Giving up smoking
Changing culture, public health campaigns and the smoking ban
Many people were increasingly aware of the ‘negative’ image smoking could portray. Many felt increasingly guilty when smoking, and others also made them feel guilty. Khan thought that the media portray smoking as a ‘chav’ thing and something done by people with ‘nothing better to do’. Some people were irritated by the health advice they received and thought it was counter-productive for doctors to blame so many ills on smoking.
Angela thinks that things have gone from one extreme to another: first being able to smoke everywhere, then making it very difficult to smoke.
And are you finding that now?
So a lot of your friends still smoke outside?
Hm. And you’re sort of just stood like, so you’ll drink more than them [laugh]. So then I’m going to have another problem. But I remember when I still smoked and my daughter like, she’s never smoked, but she said one of the things that she noticed where you can smell, instead of stale cigs, fags masking everything, and you go into a pub you can smell the stale beer and things, and she said she didn’t know which is nice… you know, which is worse. So… I don’t, I’ve never noticed that, you know, because one just stops smoking, so… [Laughs].
But yes, you can, you can’t really smoke anywhere. At our work, we used to have what we called a bus shelter what you smoked in, but they’ve had to take some windows out, because you can only have so many. So you were there smoking, freezing and the winds coming in from where you would have been protected before and it was like… I don’t know. You can’t smoke anywhere, whereas before you could smoke everywhere. They’ve gone from one extreme to other and it’s not really stopping anybody from smoking is it? [Laughs].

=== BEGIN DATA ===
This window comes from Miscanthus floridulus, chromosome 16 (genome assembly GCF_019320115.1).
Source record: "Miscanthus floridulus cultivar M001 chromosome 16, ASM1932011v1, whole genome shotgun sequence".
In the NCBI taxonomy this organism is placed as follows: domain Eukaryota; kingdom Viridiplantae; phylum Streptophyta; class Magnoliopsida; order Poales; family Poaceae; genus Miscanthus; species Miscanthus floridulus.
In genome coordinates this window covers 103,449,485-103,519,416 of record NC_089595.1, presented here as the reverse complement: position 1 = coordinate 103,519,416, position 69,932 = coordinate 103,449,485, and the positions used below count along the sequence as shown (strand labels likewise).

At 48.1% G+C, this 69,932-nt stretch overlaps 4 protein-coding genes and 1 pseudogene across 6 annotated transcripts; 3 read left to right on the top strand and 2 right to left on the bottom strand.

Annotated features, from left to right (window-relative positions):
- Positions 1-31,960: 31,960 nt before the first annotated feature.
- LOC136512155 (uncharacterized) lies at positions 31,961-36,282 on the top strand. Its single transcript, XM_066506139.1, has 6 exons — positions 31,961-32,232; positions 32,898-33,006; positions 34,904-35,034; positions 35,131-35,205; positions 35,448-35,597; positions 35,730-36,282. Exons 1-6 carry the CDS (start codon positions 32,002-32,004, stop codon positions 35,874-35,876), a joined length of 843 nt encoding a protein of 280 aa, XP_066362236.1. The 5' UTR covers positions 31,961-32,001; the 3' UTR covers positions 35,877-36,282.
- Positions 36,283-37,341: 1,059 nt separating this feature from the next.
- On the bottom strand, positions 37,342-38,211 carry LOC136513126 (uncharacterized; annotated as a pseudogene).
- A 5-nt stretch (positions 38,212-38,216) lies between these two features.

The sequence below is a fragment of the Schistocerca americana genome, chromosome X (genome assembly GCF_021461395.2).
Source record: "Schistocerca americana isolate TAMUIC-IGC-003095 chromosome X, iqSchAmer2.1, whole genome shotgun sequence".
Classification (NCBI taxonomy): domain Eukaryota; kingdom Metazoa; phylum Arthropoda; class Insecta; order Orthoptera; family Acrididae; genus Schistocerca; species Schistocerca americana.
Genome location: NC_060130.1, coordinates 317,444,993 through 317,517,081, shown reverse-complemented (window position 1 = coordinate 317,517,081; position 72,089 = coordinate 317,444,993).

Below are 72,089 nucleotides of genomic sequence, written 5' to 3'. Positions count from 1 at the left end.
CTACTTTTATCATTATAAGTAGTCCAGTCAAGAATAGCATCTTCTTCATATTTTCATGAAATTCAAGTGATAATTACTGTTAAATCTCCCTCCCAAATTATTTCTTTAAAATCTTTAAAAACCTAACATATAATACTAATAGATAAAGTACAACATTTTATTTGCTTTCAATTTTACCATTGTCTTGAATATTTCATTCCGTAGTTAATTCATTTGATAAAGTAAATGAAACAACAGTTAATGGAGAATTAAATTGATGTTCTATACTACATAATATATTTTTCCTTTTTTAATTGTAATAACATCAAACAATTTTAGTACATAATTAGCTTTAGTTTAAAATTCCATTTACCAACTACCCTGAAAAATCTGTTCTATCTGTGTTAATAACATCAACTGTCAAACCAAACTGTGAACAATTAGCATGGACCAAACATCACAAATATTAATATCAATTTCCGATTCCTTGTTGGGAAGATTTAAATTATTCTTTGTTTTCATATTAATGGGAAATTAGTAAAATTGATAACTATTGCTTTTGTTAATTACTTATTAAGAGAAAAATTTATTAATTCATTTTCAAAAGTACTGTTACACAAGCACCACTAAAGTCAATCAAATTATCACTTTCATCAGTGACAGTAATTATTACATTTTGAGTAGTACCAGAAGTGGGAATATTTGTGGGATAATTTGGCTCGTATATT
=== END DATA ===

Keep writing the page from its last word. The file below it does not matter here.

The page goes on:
And how did you feel about all those changes when you were a smoker?
Well I didn’t like them, but to be honest, because doctors and everybody blames everything on smoking, it’s just another thing that you have, you just get on with it, because it’s all to do with smoking. So, they’re going to blame smoking for everything so just get on with it and continue smoking.
So it’s more like a sort of inconvenience?
Yes, yes, it’s just like another thing that they’re trying to do to stop you from smoking.
In the 1950s, 60s and 70s it was common for people to be able to smoke in places like offices and in cinemas, and some people remembered that when people complained about smoking indoors they were thought of as ‘wet blankets’.
In the early 1980s Sue could smoke in numerous places, including her place of work.
So we often would go out for lunch there’s a little pub over the road, so we’d go out for lunch and there were three or four people there who smoked and so we’d smoke at lunch time, breaks, meetings, and then sort of when I went, oh if I went out in the evening, smoke in the pub or wherever. And there was a time when you could smoke in cinemas as well so… [Laughs] so you could just smoke everywhere.